On the traditional Cartesian picture, knowledge of one's own internal world -- of one's current thoughts and feelings -- is the unproblematic foundation for all knowledge. The philosophical problem is to explain how we can move beyond this knowledge, how we can form a conception of an objective world, and how we can know that the world answers to our conception of it. This book is in the anti-Cartesian tradition that seeks to reverse the order of explanation. Robert Stalnaker argues that we can understand our knowledge of our thoughts and feelings only by viewing ourselves from the outside, and by seeing our inner lives as features of the world as it is in itself. He uses the framework of possible worlds both to articulate a conception of the world as it is in itself, and to represent the relation between our objective knowledge and our knowledge of our place in the world. He explores an analogy between knowledge of one's own phenomenal experience and self-locating knowledge -- knowledge of who one is, and what time it is. He criticizes the philosopher's use of the notion of acquaintance to characterize our intimate epistemic relation to the phenomenal character of our experience, and explores the tension between an anti-individualist conception of the contents of thought and the thesis that we have introspective access to that content. The conception of knowledge that emerges is a contextualist and anti-foundationalist one but, it is argued, a conception that is compatible with realism about both the external and internal worlds.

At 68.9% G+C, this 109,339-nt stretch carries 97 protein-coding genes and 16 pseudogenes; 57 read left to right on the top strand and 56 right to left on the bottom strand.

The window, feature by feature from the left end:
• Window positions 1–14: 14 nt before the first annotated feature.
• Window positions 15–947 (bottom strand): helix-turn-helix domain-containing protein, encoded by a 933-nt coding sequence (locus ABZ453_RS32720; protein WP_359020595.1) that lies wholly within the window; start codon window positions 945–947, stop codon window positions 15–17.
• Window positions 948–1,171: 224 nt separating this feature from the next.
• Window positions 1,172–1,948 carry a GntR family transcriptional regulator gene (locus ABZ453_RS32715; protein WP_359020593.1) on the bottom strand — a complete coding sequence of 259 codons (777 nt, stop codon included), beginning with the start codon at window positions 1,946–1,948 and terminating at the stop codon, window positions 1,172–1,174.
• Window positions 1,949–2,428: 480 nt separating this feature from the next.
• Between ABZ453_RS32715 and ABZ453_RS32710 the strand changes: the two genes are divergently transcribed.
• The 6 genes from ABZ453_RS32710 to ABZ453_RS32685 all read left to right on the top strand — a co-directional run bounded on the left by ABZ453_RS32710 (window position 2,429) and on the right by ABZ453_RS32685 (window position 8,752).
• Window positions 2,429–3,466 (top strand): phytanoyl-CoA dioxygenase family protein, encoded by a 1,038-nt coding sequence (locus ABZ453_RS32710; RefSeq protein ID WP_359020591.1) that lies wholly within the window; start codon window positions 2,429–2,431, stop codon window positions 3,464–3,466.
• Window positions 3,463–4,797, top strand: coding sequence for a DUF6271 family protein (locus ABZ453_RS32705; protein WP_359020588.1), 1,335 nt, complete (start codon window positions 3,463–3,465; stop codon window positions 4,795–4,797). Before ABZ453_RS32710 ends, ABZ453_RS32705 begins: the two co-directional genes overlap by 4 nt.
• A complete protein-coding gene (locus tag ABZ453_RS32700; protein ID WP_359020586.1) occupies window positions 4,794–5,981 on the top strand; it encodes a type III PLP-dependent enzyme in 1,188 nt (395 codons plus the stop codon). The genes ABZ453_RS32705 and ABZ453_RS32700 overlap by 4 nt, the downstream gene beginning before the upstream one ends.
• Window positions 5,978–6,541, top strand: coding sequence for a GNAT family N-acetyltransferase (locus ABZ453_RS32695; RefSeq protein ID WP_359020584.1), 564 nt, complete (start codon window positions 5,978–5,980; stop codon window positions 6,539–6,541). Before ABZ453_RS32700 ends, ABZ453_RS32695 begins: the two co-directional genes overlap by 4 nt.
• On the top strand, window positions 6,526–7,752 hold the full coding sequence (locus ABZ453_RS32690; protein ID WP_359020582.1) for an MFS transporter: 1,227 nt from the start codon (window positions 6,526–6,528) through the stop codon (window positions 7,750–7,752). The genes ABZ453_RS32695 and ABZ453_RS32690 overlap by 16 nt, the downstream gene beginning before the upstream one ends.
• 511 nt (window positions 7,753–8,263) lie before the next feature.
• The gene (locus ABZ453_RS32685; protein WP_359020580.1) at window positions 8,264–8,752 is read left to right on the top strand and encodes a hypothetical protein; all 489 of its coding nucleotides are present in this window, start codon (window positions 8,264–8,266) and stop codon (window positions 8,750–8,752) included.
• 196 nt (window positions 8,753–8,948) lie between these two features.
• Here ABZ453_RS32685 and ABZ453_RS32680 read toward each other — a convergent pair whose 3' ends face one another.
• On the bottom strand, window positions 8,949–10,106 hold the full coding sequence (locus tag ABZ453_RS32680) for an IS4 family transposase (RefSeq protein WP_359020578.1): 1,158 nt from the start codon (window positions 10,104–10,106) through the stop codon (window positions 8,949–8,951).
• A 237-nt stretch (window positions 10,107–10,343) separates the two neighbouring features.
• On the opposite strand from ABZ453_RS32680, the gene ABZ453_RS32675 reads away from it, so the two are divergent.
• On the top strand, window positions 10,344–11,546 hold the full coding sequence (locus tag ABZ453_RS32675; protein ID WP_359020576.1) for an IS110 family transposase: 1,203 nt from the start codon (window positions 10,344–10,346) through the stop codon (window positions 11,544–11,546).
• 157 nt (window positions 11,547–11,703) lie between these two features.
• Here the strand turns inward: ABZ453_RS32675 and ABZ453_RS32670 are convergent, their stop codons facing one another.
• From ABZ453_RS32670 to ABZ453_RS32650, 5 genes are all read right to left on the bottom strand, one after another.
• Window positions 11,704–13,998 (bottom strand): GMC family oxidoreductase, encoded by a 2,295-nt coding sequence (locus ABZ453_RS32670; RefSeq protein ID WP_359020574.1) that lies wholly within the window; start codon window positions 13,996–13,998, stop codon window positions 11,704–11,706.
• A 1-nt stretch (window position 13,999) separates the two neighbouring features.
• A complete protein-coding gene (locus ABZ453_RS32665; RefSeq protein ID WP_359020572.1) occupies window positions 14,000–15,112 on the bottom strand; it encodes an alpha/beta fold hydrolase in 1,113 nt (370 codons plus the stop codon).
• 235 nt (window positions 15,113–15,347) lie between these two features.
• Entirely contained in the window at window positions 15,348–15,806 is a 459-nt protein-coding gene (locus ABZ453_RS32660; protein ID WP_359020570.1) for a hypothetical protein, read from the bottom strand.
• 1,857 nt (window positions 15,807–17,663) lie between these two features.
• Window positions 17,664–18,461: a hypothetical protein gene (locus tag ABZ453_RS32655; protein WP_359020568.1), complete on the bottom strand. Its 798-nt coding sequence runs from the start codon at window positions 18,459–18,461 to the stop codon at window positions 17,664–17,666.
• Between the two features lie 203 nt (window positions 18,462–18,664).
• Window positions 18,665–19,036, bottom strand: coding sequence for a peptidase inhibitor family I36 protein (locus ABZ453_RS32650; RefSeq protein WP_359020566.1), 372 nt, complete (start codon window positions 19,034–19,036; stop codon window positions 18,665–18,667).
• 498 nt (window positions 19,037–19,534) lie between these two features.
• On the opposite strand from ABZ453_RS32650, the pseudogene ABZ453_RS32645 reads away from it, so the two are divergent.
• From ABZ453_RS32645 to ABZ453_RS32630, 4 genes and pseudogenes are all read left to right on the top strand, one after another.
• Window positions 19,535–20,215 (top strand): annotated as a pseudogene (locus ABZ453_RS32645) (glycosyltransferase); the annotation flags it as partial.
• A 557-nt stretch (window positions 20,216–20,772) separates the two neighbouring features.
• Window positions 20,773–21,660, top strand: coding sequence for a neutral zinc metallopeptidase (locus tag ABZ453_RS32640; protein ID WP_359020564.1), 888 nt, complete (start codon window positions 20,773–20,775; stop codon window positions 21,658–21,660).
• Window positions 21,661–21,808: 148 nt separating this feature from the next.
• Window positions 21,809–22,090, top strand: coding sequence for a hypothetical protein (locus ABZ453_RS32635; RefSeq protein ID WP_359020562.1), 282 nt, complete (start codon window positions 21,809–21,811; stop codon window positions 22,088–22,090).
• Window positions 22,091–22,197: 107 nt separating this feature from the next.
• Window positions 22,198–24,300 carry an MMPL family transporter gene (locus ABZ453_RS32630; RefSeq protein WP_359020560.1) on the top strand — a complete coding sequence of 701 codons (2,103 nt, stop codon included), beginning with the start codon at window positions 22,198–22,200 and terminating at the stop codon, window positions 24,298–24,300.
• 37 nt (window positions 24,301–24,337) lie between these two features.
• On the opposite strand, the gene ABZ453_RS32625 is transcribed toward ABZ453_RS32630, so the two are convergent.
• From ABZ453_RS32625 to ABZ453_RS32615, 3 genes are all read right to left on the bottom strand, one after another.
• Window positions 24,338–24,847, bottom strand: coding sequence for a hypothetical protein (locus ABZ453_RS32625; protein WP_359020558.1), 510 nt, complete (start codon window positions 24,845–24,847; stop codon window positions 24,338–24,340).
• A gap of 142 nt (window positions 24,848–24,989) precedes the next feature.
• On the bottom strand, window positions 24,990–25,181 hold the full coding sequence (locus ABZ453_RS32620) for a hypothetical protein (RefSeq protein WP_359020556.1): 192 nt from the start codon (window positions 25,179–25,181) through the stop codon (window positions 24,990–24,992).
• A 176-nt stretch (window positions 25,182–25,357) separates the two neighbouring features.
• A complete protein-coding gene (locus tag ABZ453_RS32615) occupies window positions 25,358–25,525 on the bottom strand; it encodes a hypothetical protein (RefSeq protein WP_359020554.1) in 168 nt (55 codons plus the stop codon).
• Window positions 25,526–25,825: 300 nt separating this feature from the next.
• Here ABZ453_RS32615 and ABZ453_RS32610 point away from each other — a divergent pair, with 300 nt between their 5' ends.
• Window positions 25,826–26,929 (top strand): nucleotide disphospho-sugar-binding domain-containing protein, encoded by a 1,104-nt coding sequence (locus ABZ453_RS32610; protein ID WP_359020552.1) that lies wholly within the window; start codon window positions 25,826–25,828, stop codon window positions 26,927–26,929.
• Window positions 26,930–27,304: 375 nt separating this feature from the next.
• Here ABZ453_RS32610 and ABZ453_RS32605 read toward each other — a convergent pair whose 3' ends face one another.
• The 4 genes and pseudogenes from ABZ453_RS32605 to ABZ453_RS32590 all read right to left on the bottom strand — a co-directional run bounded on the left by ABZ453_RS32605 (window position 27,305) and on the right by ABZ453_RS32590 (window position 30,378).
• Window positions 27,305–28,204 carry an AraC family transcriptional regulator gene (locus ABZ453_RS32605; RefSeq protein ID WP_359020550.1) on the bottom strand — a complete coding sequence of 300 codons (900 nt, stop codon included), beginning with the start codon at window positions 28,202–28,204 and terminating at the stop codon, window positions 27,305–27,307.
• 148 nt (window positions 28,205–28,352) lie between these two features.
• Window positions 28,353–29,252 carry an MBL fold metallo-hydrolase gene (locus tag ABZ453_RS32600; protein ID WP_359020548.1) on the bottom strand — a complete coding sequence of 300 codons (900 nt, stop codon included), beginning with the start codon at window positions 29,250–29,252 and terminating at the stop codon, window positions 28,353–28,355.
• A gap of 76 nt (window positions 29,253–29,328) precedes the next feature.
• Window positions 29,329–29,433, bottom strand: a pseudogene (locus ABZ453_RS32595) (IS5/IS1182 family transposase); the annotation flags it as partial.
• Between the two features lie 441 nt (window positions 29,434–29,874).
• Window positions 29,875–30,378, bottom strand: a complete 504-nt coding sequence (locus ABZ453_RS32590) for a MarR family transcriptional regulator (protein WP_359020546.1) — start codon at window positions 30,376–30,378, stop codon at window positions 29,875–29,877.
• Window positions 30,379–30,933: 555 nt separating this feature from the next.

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Robert C. Stalnaker is Professor of Philosophy at Massachusetts Institute of Technology. His teaching and research interests are in philosophical logic, the philosophy of mind, and the philosophy of language. He is the author of Inquiry (Bradford Books, 1984), Context and Content (OUP, 1999), and Ways a World Might Be (OUP, 2003).
"Robert Stalnaker's Our Knowledge of the Internal World is an extremely engaging and rewarding book.... But even when particularly challenging or tricky, the book more than rewards its reader by challenging her to tackle lingering problems about the mind and knowledge with typical 'Stalnakerian' precision and rigor. Any philosopher will be better off for having read the book. the richness of his insights will seep in over time and in such a way that it will become obvious that he has said so much more that you thought he had.... Such is the beauty of his work. It is challenging, rigorous and innovative -- and it continues to make you think long after you have closed the cover."--Clare Batty, Notre Dame Philosophical Reviews
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